I’m saying it long after the fact, but you can see the cinematic potential of this story in the photographs that accompany the book. There’s a very un-Faye Dunaway-ish Bonnie Parker mugging for the camera in happier and more criminal times; there she is again, very definitely dead, a thin sheet carelessly thrown over her dead body (after her death, the men guarding her corpse allowed members of the public to cut off bits of her hair and clothing as souvenirs). There’s a cocky John Dillinger (Johnny Depp, who played him in the 2009 movie, looks nothing like him – in fact, Depp resembles an FBI agent by the name of Earl Conelly going by the photos) leaning against his prosecutor in a nonchalant pose that apparently drove J. Edgar Hoover mad with fury; there he is again, blood trickling down his cheek, looking more like a tired child fast asleep than a man shot dead.
The amount of death and the sheer variety of it is just as disturbing. As Tommy Carroll lies dying in an alley, for example, he has nothing to say to the law but asks the man who shot him to give the few hundred dollars on his person to his girlfriend: “Be sure the little girl gets it. She doesn’t know what it’s all about.”
At the other end of the scale is the almost farcical inefficiency of the FBI. They tell chance-met reporters their hush-hush plans, they drive right past the man they’re supposed to be hunting even though he is in front of his house, they write polite letters of inquiry for important and timely information they could have had in a telephone call, they arrest the wrong people, they routinely forget to keep an eye on the girlfriends and wives of the men they’re tracking even though they’re the only leads they have. If Hoover really modeled the FBI on Scotland Yard, you wonder what the Yard ever did to give him such a low opinion of themselves.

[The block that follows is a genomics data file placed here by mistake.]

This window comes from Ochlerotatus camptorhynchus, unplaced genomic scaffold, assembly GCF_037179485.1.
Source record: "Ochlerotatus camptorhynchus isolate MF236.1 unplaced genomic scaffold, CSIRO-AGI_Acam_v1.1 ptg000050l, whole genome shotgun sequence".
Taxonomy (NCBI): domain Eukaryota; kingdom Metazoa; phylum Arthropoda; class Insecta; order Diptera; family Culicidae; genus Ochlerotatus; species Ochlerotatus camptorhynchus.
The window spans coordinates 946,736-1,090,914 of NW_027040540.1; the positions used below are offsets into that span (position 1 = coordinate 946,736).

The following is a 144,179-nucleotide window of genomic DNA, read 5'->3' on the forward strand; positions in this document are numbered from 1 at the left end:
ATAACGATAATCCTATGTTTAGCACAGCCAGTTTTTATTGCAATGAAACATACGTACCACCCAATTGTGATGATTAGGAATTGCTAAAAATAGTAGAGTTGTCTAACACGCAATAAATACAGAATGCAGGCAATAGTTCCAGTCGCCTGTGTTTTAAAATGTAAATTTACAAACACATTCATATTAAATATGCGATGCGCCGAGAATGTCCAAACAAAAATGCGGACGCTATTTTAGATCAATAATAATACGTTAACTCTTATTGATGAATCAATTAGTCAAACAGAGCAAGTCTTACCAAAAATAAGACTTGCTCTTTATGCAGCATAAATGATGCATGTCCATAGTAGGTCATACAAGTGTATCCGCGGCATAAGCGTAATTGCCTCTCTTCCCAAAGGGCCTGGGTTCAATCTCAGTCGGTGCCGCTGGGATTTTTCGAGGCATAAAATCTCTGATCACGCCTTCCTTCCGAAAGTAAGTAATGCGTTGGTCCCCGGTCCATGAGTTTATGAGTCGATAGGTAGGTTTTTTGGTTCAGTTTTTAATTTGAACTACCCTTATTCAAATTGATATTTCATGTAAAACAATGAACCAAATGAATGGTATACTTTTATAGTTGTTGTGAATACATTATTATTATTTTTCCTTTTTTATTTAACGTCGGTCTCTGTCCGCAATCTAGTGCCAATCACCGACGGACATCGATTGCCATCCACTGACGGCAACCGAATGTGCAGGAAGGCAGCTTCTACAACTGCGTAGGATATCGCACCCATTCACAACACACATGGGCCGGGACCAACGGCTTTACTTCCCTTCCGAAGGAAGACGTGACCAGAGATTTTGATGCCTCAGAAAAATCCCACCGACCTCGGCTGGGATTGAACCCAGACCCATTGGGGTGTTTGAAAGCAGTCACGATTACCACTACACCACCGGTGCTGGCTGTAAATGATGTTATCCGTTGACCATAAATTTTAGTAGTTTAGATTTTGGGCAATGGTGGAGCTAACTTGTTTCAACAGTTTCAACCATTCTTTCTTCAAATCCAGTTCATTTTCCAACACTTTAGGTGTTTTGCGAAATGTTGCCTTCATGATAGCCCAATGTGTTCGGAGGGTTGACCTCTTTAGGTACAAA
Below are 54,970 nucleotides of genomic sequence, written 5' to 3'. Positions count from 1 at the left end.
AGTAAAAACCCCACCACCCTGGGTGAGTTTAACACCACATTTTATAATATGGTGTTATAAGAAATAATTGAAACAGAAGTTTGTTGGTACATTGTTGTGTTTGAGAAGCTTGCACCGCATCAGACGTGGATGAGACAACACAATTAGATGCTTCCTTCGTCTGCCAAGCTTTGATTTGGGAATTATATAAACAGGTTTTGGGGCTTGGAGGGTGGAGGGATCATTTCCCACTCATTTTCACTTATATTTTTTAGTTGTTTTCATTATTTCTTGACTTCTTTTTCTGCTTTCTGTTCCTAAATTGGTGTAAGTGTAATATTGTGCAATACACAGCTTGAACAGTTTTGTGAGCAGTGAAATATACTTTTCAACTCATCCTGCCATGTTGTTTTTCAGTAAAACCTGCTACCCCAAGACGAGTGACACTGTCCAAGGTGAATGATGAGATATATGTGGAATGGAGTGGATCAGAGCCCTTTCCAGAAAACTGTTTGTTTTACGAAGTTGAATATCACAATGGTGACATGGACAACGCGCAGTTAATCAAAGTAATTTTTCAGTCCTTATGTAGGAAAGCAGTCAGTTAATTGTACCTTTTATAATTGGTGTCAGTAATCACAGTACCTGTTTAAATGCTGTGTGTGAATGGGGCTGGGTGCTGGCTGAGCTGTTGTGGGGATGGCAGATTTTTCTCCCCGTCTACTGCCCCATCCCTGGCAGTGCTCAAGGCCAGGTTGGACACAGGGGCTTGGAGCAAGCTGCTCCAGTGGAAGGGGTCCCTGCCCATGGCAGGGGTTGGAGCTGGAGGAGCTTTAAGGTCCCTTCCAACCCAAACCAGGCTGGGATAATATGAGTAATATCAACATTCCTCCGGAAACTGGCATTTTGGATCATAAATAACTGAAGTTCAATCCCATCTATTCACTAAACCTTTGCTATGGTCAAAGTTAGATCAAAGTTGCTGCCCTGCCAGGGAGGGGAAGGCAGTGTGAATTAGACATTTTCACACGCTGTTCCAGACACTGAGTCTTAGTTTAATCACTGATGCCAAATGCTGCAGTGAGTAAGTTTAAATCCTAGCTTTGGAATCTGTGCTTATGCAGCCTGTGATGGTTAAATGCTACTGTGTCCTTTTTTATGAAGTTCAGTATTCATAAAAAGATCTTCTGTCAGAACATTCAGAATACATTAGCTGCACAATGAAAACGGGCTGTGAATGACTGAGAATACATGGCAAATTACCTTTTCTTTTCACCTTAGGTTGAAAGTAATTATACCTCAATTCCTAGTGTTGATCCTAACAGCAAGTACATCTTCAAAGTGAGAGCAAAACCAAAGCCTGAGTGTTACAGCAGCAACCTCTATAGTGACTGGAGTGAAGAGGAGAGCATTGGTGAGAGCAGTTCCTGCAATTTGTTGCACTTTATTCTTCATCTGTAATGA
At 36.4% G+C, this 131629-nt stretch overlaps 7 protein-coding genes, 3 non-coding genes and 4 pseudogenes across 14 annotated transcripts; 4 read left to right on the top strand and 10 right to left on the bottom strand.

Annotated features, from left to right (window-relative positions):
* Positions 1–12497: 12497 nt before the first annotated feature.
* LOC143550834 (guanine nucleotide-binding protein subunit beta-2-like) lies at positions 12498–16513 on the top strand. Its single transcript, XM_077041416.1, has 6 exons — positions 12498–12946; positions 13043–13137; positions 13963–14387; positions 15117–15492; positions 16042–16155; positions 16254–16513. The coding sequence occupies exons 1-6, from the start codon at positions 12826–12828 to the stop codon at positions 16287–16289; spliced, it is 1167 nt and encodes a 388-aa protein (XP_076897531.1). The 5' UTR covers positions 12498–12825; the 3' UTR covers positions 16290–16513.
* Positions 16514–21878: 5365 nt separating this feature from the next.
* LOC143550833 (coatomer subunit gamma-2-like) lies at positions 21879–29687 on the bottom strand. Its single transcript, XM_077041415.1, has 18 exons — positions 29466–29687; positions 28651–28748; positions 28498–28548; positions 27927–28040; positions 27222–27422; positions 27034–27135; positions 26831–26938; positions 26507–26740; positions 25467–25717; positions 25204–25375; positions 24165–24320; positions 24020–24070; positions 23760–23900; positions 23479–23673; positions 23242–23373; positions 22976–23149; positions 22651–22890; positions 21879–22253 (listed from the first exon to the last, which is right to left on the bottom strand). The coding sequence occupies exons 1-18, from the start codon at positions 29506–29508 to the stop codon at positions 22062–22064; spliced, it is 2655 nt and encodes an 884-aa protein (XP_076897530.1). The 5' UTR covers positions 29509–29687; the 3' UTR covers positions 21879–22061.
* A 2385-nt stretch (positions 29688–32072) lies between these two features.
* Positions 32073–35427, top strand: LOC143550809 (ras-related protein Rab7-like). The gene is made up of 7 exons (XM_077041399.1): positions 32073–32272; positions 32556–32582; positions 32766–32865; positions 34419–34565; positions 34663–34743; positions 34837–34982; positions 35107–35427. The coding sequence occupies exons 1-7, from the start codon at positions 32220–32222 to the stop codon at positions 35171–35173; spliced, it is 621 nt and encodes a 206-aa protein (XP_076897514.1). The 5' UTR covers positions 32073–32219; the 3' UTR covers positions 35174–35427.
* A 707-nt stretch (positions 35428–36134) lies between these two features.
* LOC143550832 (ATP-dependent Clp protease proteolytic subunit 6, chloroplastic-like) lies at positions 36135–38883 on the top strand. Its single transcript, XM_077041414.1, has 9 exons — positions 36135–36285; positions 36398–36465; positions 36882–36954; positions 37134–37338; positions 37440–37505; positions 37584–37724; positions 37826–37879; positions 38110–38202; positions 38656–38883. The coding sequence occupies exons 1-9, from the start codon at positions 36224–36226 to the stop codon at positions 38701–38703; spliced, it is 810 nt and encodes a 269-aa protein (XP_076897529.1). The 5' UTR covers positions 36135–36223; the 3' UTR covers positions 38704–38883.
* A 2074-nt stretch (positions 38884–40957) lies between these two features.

Not that the gangs are any better. Their depiction in popular fiction to the contrary, most of the real criminals weren’t exactly mental giants. Some of the most entertaining bits of the book come as Burrough takes us through some of their routines. To give you just one example, the man who revolutionized bank robberies in America was the guy who wrote out and taped a getaway plan to the dashboard of his car. It apparently occurred to him that things might work out better for him if he knew what to do once he walked out of the bank rather than just screeching away on a burst of adrenaline. So you can guess what the others were like.
It reminded me of that speech George Clooney’s character gives in Steven Soderbergh’s Out of Sight about the general stupidity of bank robbers. And no wonder really, because Hollywood did these guys a favor. Roger Ebert writes:
My friend Jay Robert Nash says 1930s gangsters copied their styles from the way Hollywood depicted them; screenwriters like Ben Hecht taught them how they spoke. Dillinger was a big movie fan; on the last night of his life, he went to see Clark Gable playing a man a lot like him.
But eventually, we arrive at a point when the gangs are still thinking like the good ol’ days when a robber could make a clean getaway in a stolen car with a new-fangled V8 engine while the local sheriff was cranking up his Model A, even as the FBI is learning from its mistakes. And their luck holds as they begin to capture and kill the public enemies one by one.
By the time Public Enemies and the War on Crime come to a close, America has changed forever. Your perception of that era and the stories it spawned will too.